At the time of writing, Eichner is continuing to juggle projects, and he’s currently wrapping a bow around his performance as journalist Matt Drudge in Ryan Murphy’s Impeachment: American Crime Story. “[Drudge is] a really complicated, fascinating character, and although I don’t ethically agree with many of the things that he’s done, and I certainly don’t overlap with him in terms of what I believe politically, you can’t help but admit that he really changed the face of the world,” Eichner says. “You can draw a direct line from him to the way we’re seeing information get distributed on Facebook and social media.”
Still, Eichner is much more liberal in his praise of Murphy himself, a man he calls “a groundbreaking presence in this industry.”
“I adore him as a person,” Eichner says. “He’s brilliant and obviously so smart and funny, and, in terms of being an LGBTQ in Hollywood, there is life before Ryan Murphy’s success and there is life after Ryan Murphy’s success.”
Eichner has had a long and fruitful partnership with Murphy, including roles on his seminal American Horror Story in the seventh and eighth seasons. The show continues to draw a wide viewership, and, following its ninth season, was recently renewed through 13 seasons. But while there is a direct line between the pair through the Horror and Crime series, a more hereditary connection can be drawn from Murphy to Eichner through the latter’s latest project, the feature film Bros. The doors that Murphy opened, Eichner is walking through.
Bros, which was co-written, stars, and is produced by Eichner (along with Judd Apatow), is slated for release in 2022 through Universal. The comedy follows two gay men who may be falling in love, provided their schedules can sync. It stands distinct in Hollywood history as a first in many categories, some of which Eichner only discovered after the project’s announcement. It is the first rom-com from a major studio about two gay men and the first to feature an openly gay star.
“It shouldn’t have taken this long,” he says. “There are many, many, many LGBTQ people smarter than me, funnier than me, more talented than me, who should have had this opportunity decades ago, but they didn’t because they were born earlier than I was. I want this movie to speak to that generation as well.”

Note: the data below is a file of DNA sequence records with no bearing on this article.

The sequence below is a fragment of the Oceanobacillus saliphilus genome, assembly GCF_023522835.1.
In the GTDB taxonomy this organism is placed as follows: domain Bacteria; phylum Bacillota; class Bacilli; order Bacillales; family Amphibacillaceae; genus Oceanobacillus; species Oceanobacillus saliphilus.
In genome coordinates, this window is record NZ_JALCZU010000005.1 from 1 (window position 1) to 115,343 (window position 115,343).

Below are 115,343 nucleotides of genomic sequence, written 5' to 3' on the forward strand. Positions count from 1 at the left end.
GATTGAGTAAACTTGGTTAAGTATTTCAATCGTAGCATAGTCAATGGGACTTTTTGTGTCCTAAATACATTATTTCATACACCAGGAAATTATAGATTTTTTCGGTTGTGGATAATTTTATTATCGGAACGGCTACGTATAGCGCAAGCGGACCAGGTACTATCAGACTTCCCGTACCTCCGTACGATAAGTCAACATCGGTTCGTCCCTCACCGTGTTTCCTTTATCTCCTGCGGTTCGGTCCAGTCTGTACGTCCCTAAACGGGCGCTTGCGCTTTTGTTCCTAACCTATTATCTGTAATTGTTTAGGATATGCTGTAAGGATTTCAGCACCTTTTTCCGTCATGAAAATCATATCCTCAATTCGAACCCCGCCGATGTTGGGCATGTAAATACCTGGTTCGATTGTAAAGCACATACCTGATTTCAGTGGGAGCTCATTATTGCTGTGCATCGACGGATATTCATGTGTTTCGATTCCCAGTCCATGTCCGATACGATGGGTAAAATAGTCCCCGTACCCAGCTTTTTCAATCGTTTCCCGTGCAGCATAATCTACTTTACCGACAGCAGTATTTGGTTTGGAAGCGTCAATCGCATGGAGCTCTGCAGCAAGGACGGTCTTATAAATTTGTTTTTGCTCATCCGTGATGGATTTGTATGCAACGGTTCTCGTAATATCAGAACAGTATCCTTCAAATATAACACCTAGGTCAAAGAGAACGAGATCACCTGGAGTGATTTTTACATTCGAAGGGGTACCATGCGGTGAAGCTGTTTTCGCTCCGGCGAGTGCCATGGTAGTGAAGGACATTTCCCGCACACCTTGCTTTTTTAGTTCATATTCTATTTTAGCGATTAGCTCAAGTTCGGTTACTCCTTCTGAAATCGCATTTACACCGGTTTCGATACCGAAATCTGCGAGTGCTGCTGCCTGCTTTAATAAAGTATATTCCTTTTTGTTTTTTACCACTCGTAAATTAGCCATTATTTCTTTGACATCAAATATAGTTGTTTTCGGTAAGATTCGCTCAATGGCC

Eichner knows there’s a lot on his plate, both in ambition and sheer work. “That’s a lot of responsibility!” he says, laughing. But with Bros pre-production in L.A. nearly finished, and shooting set to commence in New York in September, he’s primed for a return home.
Of course, all of this work, combined with a pandemic, has meant that Eichner has not had the social-life release he once did. And so, in addition to the other Herculean tasks he’s undertaken, he partnered with Neon Zebra, a brand of just-add-booze canned mixers, for its IRL Again campaign.
“I don’t like to promote anything that doesn’t feel organic with my life,” he says. But for some reason, the Neon Zebra concept does. With his own reemergence into social gatherings and dating following an 18-month hiatus, he’s trying to remember how this whole thing works, and downing a few cocktails can certainly lubricate rusted gears. “[Social awkwardness] is something I was going through, too,” he adds. “It just made sense to be a part of the campaign.”
With his viral success and burgeoning career, Eichner sounds anxious to begin shooting Bros, a project that was sidelined for a year due to COVID-19 and faced an uncertain future. He knows his place in history and the responsibility that rests on his shoulders. And despite opportunities in Los Angeles and Chicago, there’s only one place he wants to be: “I’m a diehard New Yorker,” he says. “It’s still my favorite place in the entire world.”